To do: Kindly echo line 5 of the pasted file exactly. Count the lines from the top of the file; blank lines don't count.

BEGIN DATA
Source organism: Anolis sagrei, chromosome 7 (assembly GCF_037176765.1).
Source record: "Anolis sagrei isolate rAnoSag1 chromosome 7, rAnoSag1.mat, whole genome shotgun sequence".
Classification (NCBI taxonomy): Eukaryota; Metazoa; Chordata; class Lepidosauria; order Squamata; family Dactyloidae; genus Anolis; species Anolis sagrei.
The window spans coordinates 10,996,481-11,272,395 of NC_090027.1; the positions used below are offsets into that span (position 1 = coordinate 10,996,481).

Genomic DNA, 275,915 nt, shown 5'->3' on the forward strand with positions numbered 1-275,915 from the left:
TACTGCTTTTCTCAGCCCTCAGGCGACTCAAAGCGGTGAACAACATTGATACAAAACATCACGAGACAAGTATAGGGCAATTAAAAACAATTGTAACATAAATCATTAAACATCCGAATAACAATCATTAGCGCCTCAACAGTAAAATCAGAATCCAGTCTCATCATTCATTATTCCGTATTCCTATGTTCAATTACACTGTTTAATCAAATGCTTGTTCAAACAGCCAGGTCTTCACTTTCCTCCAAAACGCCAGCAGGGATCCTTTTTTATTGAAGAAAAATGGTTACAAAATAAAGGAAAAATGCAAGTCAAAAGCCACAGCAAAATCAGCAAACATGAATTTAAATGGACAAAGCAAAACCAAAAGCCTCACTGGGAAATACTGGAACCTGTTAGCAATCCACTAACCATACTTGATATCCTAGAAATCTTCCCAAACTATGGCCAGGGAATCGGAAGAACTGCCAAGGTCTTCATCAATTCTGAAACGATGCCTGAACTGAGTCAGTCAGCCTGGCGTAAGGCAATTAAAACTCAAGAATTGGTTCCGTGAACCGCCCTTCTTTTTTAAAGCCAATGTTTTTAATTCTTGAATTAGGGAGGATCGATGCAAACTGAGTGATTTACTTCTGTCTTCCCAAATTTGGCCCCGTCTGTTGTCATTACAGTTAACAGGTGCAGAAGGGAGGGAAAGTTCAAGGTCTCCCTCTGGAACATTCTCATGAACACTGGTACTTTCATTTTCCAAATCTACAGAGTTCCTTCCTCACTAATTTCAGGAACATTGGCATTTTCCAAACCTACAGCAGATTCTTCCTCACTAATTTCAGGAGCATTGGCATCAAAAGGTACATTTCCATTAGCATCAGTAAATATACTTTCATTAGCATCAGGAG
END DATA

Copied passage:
Genomic DNA, 275,915 nt, shown 5'->3' on the forward strand with positions numbered 1-275,915 from the left: